Friends

“I am going whether anyone else goes or not!”

img_1208.JPGMonday the meteorological prognosticators noted yesterday would be a December day to remember. Larry called and said, “I am going to play golf tomorrow whether anyone else goes or not!” I told him I had a doctor’s appointment and could get loose in the afternoon.

Larry, a retired pilot, is here seen “on approach.” My doctor noted how he wished he like to play golf. He said he just could not ever, “get into it.” I told him I enjoyed it more for the company. We did have an enjoyable day. We are hoping another day like this comes sooner than later.

My New Friend Jim Palmer to be Interviewed

jimpalmer.jpgLance Ford will interview my new friend Jim Palmer tomorrow evening at Shapevine online. The videocast is free. The interview begins at 8:00 p.m. (EST) I read Jim’s Divine Nobodies on the plane home from Soularize and am currently reading his new book, Wide Open Spaces. It would be worth your time.

The Valley of the Shadow of Death

Who knows when it comes? Who knows how it will come? Suddenly. Slowly. Death comes. Fear it? Face it? Fret about it? I listened as Nan expressed frustration and fatigue. She recently noted, “My legs just don’t work,” as she gave an accompanying motion as though trying to nudge someone forward. There is little doubt she moves between determination and giving in. Ninety-two years old. 92.

Death is not a fascination as much as it is a human experience that goes along with “pastor.” Slowly he speaks. Faint is his voice. Arms and legs that once rebuilt cars, assisted in building a building and served him well in his profession rest with little control once enjoyed. We sat for a bit together. I recalled the time he took me to breakfast. He shared with me where he once worked – even took me by to see the place. He was proud. He worked hard. There is little doubt he thinks about those times. I am certain he did not expect “retirement” to be like this.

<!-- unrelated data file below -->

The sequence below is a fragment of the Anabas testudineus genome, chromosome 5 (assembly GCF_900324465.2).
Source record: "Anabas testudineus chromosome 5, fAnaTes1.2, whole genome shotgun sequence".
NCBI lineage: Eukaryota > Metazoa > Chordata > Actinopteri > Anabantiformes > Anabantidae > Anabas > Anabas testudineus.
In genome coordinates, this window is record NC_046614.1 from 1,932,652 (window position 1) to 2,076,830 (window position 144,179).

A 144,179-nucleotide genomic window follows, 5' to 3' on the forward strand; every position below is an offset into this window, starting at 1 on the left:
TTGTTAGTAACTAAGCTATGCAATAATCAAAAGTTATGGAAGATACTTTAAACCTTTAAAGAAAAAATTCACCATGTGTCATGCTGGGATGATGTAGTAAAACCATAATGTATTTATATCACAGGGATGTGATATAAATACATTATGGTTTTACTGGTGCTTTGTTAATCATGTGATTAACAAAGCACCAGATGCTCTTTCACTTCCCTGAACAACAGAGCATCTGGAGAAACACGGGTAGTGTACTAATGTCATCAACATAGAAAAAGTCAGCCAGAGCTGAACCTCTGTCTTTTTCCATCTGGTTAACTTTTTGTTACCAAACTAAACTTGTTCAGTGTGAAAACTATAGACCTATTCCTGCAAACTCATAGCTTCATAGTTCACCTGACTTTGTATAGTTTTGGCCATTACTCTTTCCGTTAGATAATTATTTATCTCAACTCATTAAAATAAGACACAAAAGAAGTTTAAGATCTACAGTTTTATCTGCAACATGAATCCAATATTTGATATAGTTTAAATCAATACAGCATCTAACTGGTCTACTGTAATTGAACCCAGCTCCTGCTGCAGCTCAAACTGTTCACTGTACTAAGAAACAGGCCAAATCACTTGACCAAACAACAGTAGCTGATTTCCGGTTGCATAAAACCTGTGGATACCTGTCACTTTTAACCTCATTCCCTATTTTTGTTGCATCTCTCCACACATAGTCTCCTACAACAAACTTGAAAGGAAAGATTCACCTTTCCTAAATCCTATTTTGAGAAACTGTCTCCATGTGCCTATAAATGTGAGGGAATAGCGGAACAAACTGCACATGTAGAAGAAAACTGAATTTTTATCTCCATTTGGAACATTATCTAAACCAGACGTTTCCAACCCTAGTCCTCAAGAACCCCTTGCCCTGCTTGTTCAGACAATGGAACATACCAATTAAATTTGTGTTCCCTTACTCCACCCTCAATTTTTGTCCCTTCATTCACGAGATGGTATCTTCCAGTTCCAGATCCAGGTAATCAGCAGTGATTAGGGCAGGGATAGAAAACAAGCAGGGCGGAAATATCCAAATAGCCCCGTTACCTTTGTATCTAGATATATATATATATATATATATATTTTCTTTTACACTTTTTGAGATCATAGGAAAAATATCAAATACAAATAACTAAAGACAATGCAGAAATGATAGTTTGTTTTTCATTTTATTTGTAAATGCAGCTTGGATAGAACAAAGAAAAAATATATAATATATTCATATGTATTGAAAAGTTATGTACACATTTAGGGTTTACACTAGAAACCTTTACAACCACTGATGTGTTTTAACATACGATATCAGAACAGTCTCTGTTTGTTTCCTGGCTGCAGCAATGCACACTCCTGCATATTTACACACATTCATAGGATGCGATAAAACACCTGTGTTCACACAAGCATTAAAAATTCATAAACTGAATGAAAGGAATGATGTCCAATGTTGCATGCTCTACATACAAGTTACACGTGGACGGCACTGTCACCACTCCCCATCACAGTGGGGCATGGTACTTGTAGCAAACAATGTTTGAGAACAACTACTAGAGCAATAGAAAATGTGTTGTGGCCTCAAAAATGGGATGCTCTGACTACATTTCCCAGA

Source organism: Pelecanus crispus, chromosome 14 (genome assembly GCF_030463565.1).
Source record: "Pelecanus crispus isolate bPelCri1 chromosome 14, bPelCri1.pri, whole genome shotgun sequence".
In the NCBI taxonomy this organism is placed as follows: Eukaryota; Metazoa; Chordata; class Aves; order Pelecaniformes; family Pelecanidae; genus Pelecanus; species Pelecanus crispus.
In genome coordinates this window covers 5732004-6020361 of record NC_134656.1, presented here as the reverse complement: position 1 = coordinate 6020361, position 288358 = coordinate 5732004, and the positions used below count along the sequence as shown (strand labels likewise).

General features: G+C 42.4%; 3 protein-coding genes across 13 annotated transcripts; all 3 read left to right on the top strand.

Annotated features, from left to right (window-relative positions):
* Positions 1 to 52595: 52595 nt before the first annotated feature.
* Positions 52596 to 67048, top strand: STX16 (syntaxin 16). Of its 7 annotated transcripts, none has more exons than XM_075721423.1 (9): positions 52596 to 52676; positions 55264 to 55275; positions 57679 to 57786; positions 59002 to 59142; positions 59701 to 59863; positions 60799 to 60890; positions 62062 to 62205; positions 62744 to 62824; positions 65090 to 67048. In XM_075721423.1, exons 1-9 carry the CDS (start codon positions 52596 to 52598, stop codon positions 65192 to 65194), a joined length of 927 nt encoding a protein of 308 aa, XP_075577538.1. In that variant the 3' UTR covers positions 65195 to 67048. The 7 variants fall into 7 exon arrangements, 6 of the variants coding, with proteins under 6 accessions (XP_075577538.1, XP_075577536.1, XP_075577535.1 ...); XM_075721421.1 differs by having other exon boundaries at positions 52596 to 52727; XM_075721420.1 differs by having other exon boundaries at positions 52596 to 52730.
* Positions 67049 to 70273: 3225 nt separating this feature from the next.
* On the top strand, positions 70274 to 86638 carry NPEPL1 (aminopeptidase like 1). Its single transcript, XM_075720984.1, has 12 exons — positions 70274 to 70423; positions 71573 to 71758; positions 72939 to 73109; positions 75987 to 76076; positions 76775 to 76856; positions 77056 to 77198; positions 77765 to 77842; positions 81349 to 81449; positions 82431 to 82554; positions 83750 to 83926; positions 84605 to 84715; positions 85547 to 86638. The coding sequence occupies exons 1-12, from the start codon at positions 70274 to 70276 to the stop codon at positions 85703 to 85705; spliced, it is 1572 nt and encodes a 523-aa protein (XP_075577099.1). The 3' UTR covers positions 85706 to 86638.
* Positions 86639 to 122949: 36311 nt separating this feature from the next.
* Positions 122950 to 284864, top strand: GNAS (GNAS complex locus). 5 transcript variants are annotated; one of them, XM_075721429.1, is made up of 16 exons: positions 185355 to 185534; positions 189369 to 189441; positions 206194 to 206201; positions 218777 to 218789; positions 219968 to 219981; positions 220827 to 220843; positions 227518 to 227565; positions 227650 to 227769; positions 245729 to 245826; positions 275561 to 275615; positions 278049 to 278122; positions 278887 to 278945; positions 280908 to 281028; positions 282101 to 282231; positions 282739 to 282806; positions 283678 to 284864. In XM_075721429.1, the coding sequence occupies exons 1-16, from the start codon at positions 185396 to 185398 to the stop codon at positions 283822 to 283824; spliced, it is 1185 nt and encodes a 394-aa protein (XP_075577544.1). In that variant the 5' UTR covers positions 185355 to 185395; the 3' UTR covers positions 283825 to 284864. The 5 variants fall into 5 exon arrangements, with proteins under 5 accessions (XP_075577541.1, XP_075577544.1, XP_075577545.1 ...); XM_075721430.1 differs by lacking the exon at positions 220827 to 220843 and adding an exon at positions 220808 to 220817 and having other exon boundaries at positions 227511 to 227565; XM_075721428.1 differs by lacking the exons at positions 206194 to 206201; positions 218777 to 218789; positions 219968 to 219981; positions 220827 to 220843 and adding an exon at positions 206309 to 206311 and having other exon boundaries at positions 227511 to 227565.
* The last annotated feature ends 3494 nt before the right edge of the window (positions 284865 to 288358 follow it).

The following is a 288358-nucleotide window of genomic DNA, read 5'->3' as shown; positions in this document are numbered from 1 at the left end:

The UPS delivery person opened the door. “He’s here all the time,” the faint voice informed. Noticing the UPS man left, he softly noted, “He probably forgot something.” There is little doubt he has seen this before from his wheelchair perch. He may not be able to move much, but he does not miss much either.

The news came like a weight. Hopes propped up by possibilities fell when the word came. Death lurks. Sooner than later? Only time will tell. Our hopes drive us to look for later, much later. Her family congealed. Once uncertain, now resolved. “Whatever it takes.”

These three flesh and blood stories could be filled in with greater detail.

Reflecting on these beautiful lives left me thinking of Psalm 23. Not the sterile Psalm intended to offer consolation as it is read from the back of a “Funeral Folder.” Rather, the Psalm as described by Dr. Garland during a Hebrew class in the mid 1980’s while in seminary. Pressing home the understanding of “intensives” it was noted the impending “valley of the shadow of death” was not a matter of “if,” but “when.” Knowing the day would come when the journey turns dark the songwriter wrote confidently of the absence of fear in the presence of the Shepherd.

Just how is that “shepherding” expressed? For the very mystical among us it comes in the “felt” presence of Jesus. For years I have heard people express the appreciation for the presence of God for without it they speak of feelings of loneliness. What about the less mystical among us? What about those who look around the waiting room and see no bright lights and feel no warm glow? How would they know of the “shepherding” of which the Psalmist directs our singing?

More and more, I am convinced in the reality of the presence of the Spirit of God in the company of people. Some of us need others around in whom we see the face of Jesus, feel his touch and find security in his embrace. For some of us it is not enough to consider the abstractions brought on by words intending to bring comfort. Some need the very tactile presence of God experienced in the “other.”

Many came to hug. Others came to stand and not say much. Still others offered to run errands or get dinner. Each of these dear ones came expressing the presence of God – the Triune God.

Would that the church, the Church, would take on the expression of the presence of God – the Triune God – in the world. In so doing we may find many who need companions for that long dark walk that surely comes. Embracing our kinship in shepherding with God may give us greater occasion to celebrate the love of God in Christ Jesus mediated by the Spirit for the blessing of the world.